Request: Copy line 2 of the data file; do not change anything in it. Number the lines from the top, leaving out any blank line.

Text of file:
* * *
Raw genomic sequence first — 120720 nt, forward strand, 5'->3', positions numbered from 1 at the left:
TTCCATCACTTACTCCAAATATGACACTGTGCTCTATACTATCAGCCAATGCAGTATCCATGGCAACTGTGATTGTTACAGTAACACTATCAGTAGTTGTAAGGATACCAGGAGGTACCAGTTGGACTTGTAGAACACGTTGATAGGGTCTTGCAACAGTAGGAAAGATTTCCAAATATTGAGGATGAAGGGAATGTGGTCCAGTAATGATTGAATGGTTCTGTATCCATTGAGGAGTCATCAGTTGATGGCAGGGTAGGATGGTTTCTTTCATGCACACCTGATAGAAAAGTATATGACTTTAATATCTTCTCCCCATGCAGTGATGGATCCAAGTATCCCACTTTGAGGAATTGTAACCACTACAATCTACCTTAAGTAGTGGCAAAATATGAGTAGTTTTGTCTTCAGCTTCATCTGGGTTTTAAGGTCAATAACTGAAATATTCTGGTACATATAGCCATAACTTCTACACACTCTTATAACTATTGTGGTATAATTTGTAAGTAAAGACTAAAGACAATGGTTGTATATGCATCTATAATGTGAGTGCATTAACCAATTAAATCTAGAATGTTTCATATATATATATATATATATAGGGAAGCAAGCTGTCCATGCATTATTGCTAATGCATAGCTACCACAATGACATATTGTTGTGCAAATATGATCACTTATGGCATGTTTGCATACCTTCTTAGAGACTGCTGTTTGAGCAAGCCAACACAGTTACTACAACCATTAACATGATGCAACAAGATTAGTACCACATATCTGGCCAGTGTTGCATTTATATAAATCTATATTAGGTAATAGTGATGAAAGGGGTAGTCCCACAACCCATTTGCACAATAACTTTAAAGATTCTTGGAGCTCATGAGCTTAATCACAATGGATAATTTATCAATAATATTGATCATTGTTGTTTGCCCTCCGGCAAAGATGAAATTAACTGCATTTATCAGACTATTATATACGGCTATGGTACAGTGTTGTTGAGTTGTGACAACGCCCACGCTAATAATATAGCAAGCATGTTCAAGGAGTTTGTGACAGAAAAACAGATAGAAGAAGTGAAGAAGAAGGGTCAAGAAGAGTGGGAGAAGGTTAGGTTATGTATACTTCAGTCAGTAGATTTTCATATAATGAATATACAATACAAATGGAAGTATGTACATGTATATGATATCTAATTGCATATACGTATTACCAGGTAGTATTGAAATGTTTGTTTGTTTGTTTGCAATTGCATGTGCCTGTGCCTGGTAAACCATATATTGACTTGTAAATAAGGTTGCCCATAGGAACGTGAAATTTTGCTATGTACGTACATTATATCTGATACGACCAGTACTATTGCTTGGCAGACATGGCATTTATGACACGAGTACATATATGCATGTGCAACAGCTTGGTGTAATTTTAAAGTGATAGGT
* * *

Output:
TTCCATCACTTACTCCAAATATGACACTGTGCTCTATACTATCAGCCAATGCAGTATCCATGGCAACTGTGATTGTTACAGTAACACTATCAGTAGTTGTAAGGATACCAGGAGGTACCAGTTGGACTTGTAGAACACGTTGATAGGGTCTTGCAACAGTAGGAAAGATTTCCAAATATTGAGGATGAAGGGAATGTGGTCCAGTAATGATTGAATGGTTCTGTATCCATTGAGGAGTCATCAGTTGATGGCAGGGTAGGATGGTTTCTTTCATGCACACCTGATAGAAAAGTATATGACTTTAATATCTTCTCCCCATGCAGTGATGGATCCAAGTATCCCACTTTGAGGAATTGTAACCACTACAATCTACCTTAAGTAGTGGCAAAATATGAGTAGTTTTGTCTTCAGCTTCATCTGGGTTTTAAGGTCAATAACTGAAATATTCTGGTACATATAGCCATAACTTCTACACACTCTTATAACTATTGTGGTATAATTTGTAAGTAAAGACTAAAGACAATGGTTGTATATGCATCTATAATGTGAGTGCATTAACCAATTAAATCTAGAATGTTTCATATATATATATATATATATAGGGAAGCAAGCTGTCCATGCATTATTGCTAATGCATAGCTACCACAATGACATATTGTTGTGCAAATATGATCACTTATGGCATGTTTGCATACCTTCTTAGAGACTGCTGTTTGAGCAAGCCAACACAGTTACTACAACCATTAACATGATGCAACAAGATTAGTACCACATATCTGGCCAGTGTTGCATTTATATAAATCTATATTAGGTAATAGTGATGAAAGGGGTAGTCCCACAACCCATTTGCACAATAACTTTAAAGATTCTTGGAGCTCATGAGCTTAATCACAATGGATAATTTATCAATAATATTGATCATTGTTGTTTGCCCTCCGGCAAAGATGAAATTAACTGCATTTATCAGACTATTATATACGGCTATGGTACAGTGTTGTTGAGTTGTGACAACGCCCACGCTAATAATATAGCAAGCATGTTCAAGGAGTTTGTGACAGAAAAACAGATAGAAGAAGTGAAGAAGAAGGGTCAAGAAGAGTGGGAGAAGGTTAGGTTATGTATACTTCAGTCAGTAGATTTTCATATAATGAATATACAATACAAATGGAAGTATGTACATGTATATGATATCTAATTGCATATACGTATTACCAGGTAGTATTGAAATGTTTGTTTGTTTGTTTGCAATTGCATGTGCCTGTGCCTGGTAAACCATATATTGACTTGTAAATAAGGTTGCCCATAGGAACGTGAAATTTTGCTATGTACGTACATTATATCTGATACGACCAGTACTATTGCTTGGCAGACATGGCATTTATGACACGAGTACATATATGCATGTGCAACAGCTTGGTGTAATTTTAAAGTGATAGGT